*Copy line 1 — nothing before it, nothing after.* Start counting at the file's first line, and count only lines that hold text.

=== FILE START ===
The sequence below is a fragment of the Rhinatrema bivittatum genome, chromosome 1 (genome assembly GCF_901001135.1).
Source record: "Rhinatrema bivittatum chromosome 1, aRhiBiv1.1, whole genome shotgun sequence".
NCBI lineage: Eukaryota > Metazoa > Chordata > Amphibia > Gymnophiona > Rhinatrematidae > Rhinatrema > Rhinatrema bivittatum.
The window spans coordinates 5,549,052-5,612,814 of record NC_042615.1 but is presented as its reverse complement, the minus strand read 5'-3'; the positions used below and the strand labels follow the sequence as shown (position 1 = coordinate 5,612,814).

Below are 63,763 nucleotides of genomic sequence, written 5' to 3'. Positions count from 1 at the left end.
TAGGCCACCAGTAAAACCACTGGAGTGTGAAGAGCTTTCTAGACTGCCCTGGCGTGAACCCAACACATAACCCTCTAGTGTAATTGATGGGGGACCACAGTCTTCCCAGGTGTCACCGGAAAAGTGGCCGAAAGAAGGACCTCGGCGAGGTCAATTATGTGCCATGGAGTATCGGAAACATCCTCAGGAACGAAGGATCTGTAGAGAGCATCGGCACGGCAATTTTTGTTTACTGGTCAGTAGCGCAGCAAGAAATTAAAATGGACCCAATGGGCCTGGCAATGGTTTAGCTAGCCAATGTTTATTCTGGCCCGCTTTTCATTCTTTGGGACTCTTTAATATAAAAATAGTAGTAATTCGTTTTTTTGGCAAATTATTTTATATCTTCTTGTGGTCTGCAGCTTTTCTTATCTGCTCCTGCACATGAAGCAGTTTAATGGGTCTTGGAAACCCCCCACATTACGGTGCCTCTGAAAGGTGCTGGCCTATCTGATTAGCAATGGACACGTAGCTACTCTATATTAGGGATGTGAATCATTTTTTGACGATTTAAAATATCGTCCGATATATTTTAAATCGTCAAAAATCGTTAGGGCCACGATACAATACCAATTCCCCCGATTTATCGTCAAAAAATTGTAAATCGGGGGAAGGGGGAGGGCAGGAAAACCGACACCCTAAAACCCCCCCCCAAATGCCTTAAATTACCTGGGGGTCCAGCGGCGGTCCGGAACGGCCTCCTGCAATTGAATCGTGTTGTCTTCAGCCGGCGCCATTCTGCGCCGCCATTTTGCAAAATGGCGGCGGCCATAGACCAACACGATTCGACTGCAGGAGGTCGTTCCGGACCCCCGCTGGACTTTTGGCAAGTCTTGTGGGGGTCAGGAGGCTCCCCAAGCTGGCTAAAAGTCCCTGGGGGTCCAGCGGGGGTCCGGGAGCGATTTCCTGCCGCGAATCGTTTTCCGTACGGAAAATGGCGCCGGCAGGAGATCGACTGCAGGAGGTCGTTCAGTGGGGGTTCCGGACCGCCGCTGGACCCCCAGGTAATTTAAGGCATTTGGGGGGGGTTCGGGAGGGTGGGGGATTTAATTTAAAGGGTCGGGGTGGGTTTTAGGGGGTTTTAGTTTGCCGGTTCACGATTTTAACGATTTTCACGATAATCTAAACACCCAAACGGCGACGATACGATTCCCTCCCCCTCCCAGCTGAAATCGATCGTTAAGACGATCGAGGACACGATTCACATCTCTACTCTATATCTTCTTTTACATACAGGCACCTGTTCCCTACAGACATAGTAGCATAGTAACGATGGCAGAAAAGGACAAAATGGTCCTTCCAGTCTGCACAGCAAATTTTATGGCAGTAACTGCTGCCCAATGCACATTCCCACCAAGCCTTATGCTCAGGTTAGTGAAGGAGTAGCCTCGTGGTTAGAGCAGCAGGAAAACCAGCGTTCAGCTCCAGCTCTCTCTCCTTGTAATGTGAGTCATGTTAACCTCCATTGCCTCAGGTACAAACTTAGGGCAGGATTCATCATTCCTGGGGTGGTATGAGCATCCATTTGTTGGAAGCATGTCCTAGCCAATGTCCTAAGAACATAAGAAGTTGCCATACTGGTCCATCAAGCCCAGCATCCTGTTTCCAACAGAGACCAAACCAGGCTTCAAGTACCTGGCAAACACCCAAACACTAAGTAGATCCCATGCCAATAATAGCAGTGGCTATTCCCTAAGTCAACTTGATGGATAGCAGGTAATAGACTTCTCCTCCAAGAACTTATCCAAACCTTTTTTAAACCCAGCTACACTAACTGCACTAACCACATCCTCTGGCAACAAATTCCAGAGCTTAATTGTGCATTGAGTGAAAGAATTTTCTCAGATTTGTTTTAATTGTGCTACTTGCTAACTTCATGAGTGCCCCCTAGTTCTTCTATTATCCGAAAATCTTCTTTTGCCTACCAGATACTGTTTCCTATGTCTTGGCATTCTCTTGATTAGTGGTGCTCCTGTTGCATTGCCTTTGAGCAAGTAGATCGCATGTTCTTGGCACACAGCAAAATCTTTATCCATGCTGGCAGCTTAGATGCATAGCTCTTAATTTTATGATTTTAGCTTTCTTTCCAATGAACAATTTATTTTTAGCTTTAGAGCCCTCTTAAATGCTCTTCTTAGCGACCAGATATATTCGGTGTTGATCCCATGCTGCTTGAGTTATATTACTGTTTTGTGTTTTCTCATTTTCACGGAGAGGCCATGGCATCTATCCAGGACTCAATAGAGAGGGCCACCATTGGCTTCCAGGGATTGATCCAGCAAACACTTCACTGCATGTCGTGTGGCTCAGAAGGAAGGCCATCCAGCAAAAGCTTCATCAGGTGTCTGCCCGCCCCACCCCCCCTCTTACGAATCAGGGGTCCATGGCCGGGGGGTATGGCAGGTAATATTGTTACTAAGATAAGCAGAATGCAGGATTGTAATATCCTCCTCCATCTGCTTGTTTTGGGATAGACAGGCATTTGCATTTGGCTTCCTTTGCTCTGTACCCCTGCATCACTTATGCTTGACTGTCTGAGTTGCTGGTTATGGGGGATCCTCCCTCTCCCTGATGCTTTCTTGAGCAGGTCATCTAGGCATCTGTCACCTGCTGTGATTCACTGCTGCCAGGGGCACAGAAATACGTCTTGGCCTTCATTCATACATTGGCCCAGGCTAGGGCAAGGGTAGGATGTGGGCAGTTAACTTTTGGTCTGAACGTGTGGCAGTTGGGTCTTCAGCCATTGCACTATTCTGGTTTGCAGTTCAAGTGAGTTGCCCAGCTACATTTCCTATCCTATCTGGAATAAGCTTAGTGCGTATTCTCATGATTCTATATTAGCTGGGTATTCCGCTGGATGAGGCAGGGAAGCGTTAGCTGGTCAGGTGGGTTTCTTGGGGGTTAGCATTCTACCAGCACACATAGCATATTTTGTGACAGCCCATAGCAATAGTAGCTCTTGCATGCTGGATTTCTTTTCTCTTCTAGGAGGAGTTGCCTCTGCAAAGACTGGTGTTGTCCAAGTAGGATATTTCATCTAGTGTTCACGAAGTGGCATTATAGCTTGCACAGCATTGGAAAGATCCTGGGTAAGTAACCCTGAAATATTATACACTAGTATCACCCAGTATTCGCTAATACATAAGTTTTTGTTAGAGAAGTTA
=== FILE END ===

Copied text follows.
The sequence below is a fragment of the Rhinatrema bivittatum genome, chromosome 1 (genome assembly GCF_901001135.1).